I am a throwback. I’ve always loved the low-tech, analogue world, especially for crystalline reproduction of recorded music.
I squirm with digital innovations that demand immediate acceptance and use. The higher the tech, the more I lean on long-suffering coaches to walk me through the latest maze.
My photo chief at The Tampa Tribune, Allyn DiVito, continues to be my primary digital therapist, although we live in separate cities. He’s in St. Petersburg, FL. I live in Macon, GA. (Think a long string with metal cans at either end.)
I am an unlikely cheerleader for two new “whoop-de-do” medical devices that have, in fact, changed my life for the better.
The first is Apollo Neuro, a wearable device for wrist or ankle that harmonizes the sympathetic and parasympathetic impulses in the autonomic nervous system (ANS). My Parkinson’s is primarily internal and linked to imbalances in my ANS.
I have GI problems, headlined by intractable constipation. My equilibrium and balance are askew. Ditto hot/cold regulation— hot flashes for one. Doc Parkinson also has dead aim on my urinary system with episodes of frequency and urgency.
Apollo rebalances the ANS by increasing parasympathetic impulse intensity. Sympathetic signals trigger the flight, fright impulses. Parasympathetic signals make you mellow.
Will Shankin in Apple Insider offers this highly informed take on Apollo:
“Apollo Neuro is an oddball device— it’s a wearable that doesn’t track your steps, check your heart rate, or bug you with notifications. Instead, the company behind it promises ‘real-time stress control for better sleep, focus, energy, calm, and more’ through haptic touch,” Shankin says.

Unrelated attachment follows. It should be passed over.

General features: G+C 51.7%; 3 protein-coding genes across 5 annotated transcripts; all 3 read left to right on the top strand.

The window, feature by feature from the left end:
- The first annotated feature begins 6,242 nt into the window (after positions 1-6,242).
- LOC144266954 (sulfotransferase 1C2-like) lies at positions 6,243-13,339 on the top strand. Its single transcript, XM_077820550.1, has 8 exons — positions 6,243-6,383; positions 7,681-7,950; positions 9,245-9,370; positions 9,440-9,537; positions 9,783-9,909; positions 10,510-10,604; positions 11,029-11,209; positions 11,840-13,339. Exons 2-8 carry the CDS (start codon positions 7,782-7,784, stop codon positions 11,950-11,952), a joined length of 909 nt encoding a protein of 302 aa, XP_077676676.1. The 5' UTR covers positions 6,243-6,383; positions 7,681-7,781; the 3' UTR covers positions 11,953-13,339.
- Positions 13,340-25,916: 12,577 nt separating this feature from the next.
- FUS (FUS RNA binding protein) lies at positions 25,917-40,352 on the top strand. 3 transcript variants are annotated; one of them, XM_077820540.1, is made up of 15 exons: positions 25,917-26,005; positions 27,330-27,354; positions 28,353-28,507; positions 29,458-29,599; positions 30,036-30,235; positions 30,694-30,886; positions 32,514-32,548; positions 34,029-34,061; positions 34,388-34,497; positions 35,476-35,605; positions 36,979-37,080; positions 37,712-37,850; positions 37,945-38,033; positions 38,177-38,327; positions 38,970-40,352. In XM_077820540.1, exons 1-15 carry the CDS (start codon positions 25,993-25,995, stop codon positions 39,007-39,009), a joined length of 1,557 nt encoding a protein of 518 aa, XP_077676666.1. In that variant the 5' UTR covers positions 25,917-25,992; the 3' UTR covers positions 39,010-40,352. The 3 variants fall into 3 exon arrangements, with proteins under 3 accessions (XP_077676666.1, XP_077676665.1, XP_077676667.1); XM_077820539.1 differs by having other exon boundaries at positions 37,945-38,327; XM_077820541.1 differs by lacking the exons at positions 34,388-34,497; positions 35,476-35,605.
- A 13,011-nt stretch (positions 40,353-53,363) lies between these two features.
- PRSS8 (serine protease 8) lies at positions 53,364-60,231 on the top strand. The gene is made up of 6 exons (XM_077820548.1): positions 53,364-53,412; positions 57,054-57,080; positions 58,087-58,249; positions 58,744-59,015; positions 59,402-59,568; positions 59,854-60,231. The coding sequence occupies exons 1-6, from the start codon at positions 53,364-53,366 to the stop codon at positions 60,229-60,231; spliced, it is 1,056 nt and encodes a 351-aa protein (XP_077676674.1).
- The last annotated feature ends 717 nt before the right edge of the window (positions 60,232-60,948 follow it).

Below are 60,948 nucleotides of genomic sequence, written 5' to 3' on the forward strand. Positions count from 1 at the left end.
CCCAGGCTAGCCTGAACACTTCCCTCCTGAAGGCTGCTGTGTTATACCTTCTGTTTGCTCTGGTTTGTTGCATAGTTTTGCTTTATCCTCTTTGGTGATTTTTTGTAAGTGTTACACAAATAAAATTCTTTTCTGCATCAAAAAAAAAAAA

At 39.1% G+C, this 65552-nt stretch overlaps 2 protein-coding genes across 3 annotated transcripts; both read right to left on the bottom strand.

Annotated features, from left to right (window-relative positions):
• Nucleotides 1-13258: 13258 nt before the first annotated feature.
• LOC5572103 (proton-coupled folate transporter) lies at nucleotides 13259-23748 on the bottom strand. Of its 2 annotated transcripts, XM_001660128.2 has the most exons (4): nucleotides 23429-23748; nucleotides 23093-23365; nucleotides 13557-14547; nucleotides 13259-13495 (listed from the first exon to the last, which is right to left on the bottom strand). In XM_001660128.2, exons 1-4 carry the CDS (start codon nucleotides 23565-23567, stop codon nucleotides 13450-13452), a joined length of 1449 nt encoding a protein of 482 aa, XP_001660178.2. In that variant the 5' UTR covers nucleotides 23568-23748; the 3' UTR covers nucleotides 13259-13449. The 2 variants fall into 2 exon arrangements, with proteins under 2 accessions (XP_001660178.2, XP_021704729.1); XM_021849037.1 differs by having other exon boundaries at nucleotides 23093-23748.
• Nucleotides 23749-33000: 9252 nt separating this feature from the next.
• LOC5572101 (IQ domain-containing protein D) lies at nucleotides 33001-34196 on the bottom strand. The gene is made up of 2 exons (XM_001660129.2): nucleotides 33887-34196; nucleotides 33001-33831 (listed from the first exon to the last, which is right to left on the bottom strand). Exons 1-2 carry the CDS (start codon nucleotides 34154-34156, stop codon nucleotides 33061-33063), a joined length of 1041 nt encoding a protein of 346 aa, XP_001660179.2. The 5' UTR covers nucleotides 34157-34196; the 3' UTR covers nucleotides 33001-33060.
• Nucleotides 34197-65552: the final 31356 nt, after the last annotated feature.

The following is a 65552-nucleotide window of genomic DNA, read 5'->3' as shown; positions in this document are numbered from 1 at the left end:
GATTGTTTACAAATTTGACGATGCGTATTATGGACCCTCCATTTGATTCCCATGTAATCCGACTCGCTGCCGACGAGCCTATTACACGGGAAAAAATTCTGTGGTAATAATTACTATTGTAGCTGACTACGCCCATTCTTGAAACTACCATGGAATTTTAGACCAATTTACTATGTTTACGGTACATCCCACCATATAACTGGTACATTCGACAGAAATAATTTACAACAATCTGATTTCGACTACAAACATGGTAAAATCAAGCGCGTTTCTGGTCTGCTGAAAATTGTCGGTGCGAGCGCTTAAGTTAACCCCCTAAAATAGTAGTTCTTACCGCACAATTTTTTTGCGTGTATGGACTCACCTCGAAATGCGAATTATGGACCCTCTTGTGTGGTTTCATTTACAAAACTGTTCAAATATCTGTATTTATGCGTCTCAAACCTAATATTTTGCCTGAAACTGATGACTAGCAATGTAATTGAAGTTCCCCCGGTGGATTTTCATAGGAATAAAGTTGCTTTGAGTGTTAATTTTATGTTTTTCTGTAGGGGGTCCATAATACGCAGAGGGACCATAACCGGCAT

“My experience with the device, while short of profoundly life-changing, has still been quite positive,” Shankin says. “The ‘Energy and Wake Up’ program’s staccato rhythms give me a nice boost to start my day when waking up. When I’m feeling anxious or too worked up over something, ‘Relax and Unwind’ helps me chill out, and the ‘Clarity and Focus mode is great for calm and concentrated work activities.”
Second game-changer device is the UroLift System to treat urinary problems related to an enlarged Prostate Gland (BPH).
UroLift uses a minimally invasive surgical approach to treat BPH. The urological surgeon ventures up the urethra, lifts and holds the enlarged prostate tissue so it no longer blocks the urethra. The surgeon then implants a device made of nickel that’s akin to a toggle bolt to lift and “pin” the prostate tissue back to open the urethra.
The maker says that It is the only “BPH treatment performed by a urologist that does not require heating, cutting, or removal of the prostate tissue. The procedure is typically performed using local anesthesia in a physician’s office or ambulatory surgery center.”
I am two months post procedure performed by Dr. Brian T. Geary of Urology Specialists of Georgia. My urinary function is “normal,” by my accounting. Furthermore, I no longer need or use most of my BPH medications.